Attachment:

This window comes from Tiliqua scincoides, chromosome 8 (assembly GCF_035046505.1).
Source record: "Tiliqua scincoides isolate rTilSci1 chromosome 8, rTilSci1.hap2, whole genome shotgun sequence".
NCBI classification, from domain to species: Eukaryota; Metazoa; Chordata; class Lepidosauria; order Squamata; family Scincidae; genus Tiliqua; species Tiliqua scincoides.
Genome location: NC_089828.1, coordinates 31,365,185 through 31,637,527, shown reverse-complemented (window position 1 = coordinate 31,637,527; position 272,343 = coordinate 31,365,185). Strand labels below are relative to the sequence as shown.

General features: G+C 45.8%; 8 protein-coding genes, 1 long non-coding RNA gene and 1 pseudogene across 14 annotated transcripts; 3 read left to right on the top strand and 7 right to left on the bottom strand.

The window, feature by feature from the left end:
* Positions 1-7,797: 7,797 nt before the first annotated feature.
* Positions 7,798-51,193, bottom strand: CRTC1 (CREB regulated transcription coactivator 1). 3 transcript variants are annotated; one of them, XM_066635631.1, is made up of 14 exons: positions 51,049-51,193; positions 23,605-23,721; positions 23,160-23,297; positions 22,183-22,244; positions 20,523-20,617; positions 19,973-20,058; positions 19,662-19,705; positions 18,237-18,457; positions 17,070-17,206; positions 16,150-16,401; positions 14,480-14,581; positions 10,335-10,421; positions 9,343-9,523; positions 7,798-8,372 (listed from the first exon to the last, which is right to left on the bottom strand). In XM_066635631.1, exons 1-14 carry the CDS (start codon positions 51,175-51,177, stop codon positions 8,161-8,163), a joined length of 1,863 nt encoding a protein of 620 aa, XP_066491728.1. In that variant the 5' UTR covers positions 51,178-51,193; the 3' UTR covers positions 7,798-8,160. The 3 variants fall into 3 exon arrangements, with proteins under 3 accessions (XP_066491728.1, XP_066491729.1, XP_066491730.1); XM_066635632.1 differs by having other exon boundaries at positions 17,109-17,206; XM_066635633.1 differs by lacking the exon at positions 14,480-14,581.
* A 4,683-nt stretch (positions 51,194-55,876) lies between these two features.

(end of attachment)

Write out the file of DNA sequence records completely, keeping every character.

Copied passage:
This window comes from Tiliqua scincoides, chromosome 8 (assembly GCF_035046505.1).
Source record: "Tiliqua scincoides isolate rTilSci1 chromosome 8, rTilSci1.hap2, whole genome shotgun sequence".
NCBI classification, from domain to species: Eukaryota; Metazoa; Chordata; class Lepidosauria; order Squamata; family Scincidae; genus Tiliqua; species Tiliqua scincoides.
Genome location: NC_089828.1, coordinates 31,365,185 through 31,637,527, shown reverse-complemented (window position 1 = coordinate 31,637,527; position 272,343 = coordinate 31,365,185). Strand labels below are relative to the sequence as shown.

General features: G+C 45.8%; 8 protein-coding genes, 1 long non-coding RNA gene and 1 pseudogene across 14 annotated transcripts; 3 read left to right on the top strand and 7 right to left on the bottom strand.

The window, feature by feature from the left end:
* Positions 1-7,797: 7,797 nt before the first annotated feature.
* Positions 7,798-51,193, bottom strand: CRTC1 (CREB regulated transcription coactivator 1). 3 transcript variants are annotated; one of them, XM_066635631.1, is made up of 14 exons: positions 51,049-51,193; positions 23,605-23,721; positions 23,160-23,297; positions 22,183-22,244; positions 20,523-20,617; positions 19,973-20,058; positions 19,662-19,705; positions 18,237-18,457; positions 17,070-17,206; positions 16,150-16,401; positions 14,480-14,581; positions 10,335-10,421; positions 9,343-9,523; positions 7,798-8,372 (listed from the first exon to the last, which is right to left on the bottom strand). In XM_066635631.1, exons 1-14 carry the CDS (start codon positions 51,175-51,177, stop codon positions 8,161-8,163), a joined length of 1,863 nt encoding a protein of 620 aa, XP_066491728.1. In that variant the 5' UTR covers positions 51,178-51,193; the 3' UTR covers positions 7,798-8,160. The 3 variants fall into 3 exon arrangements, with proteins under 3 accessions (XP_066491728.1, XP_066491729.1, XP_066491730.1); XM_066635632.1 differs by having other exon boundaries at positions 17,109-17,206; XM_066635633.1 differs by lacking the exon at positions 14,480-14,581.
* A 4,683-nt stretch (positions 51,194-55,876) lies between these two features.